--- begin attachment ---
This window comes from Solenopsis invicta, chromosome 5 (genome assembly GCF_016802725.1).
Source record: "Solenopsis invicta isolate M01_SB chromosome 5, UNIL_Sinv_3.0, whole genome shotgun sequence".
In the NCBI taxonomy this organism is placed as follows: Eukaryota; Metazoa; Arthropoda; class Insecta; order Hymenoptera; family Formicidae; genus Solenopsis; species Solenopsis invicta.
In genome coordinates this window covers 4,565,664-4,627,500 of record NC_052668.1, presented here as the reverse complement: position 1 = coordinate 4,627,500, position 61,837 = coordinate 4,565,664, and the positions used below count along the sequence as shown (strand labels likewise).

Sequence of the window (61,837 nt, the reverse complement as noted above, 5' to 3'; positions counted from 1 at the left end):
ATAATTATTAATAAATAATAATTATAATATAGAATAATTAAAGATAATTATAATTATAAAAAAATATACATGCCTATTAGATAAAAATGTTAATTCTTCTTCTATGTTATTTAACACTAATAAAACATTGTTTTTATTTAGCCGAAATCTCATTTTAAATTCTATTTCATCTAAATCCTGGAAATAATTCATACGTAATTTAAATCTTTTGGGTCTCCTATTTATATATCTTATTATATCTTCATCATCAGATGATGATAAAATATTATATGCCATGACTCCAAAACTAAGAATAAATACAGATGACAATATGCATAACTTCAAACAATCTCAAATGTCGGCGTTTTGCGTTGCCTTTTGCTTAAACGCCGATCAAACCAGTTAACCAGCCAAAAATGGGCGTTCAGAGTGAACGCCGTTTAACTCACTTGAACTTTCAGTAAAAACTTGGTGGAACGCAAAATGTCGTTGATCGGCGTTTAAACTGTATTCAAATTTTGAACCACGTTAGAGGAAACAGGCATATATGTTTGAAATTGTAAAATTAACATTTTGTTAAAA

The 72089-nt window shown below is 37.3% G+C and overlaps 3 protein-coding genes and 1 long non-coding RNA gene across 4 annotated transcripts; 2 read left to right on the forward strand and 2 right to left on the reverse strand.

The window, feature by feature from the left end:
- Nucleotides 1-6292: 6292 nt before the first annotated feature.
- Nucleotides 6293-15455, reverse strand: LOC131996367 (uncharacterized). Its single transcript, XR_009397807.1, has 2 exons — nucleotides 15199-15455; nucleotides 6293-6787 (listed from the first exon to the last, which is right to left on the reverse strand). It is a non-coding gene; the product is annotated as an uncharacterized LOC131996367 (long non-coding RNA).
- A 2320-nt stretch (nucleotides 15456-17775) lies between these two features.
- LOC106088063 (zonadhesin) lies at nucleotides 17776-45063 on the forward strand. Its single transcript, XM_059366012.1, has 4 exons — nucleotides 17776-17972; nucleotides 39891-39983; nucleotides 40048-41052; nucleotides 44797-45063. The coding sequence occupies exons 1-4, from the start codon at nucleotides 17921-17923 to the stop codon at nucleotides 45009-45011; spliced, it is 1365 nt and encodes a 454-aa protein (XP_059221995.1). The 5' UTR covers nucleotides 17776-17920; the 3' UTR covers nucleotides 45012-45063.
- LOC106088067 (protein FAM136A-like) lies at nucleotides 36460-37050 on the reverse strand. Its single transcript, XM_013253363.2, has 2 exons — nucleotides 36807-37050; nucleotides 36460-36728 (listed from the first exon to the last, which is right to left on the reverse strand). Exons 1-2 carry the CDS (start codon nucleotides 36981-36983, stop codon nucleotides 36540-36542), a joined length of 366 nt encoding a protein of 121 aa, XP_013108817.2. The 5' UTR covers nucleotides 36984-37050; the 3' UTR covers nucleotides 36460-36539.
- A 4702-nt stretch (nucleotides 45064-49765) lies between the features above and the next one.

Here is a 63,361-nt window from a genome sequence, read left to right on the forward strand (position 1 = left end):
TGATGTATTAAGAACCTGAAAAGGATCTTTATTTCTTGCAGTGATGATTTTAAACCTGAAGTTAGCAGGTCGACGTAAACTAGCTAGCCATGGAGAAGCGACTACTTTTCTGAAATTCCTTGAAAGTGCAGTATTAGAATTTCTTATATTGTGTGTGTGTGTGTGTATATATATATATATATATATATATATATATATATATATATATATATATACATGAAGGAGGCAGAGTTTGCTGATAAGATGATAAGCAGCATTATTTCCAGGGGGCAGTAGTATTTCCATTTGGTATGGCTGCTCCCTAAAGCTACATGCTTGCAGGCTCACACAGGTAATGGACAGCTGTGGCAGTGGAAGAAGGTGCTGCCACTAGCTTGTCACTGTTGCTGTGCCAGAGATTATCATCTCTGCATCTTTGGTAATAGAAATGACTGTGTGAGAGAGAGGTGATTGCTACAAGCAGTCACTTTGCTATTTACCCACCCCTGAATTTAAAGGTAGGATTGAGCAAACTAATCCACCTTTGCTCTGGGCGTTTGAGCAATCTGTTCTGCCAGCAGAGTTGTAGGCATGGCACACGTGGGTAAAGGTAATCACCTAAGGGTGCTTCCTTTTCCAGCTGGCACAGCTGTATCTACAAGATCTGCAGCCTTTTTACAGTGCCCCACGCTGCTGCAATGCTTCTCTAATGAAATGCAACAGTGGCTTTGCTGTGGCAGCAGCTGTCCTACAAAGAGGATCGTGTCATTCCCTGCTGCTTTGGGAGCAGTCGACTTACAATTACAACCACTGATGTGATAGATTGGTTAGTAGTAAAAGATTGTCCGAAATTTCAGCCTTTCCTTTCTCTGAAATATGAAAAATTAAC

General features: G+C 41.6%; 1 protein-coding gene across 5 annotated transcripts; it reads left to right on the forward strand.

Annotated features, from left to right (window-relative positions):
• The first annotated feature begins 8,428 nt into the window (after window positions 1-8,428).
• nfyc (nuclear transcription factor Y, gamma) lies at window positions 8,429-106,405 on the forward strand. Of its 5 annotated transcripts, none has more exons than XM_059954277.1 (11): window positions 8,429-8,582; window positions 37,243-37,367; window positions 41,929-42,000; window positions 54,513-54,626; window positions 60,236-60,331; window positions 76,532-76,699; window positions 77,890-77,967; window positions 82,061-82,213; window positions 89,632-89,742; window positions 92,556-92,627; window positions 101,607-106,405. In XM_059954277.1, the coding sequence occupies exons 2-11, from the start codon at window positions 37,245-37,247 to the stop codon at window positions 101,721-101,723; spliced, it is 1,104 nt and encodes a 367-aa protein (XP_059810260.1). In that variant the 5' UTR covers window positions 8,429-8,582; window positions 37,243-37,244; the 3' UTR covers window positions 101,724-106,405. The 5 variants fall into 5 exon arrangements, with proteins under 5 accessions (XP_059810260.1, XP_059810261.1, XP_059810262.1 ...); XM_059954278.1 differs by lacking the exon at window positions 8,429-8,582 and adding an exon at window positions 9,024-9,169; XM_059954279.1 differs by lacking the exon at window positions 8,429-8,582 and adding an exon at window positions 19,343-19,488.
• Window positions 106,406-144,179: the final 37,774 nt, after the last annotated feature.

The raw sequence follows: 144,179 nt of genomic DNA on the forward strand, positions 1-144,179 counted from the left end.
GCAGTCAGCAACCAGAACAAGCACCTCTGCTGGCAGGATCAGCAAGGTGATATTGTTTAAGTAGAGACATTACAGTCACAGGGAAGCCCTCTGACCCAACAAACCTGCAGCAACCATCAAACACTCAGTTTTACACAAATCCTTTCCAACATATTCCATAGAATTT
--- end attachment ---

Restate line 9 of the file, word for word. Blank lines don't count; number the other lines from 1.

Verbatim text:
- Nucleotides 1-6292: 6292 nt before the first annotated feature.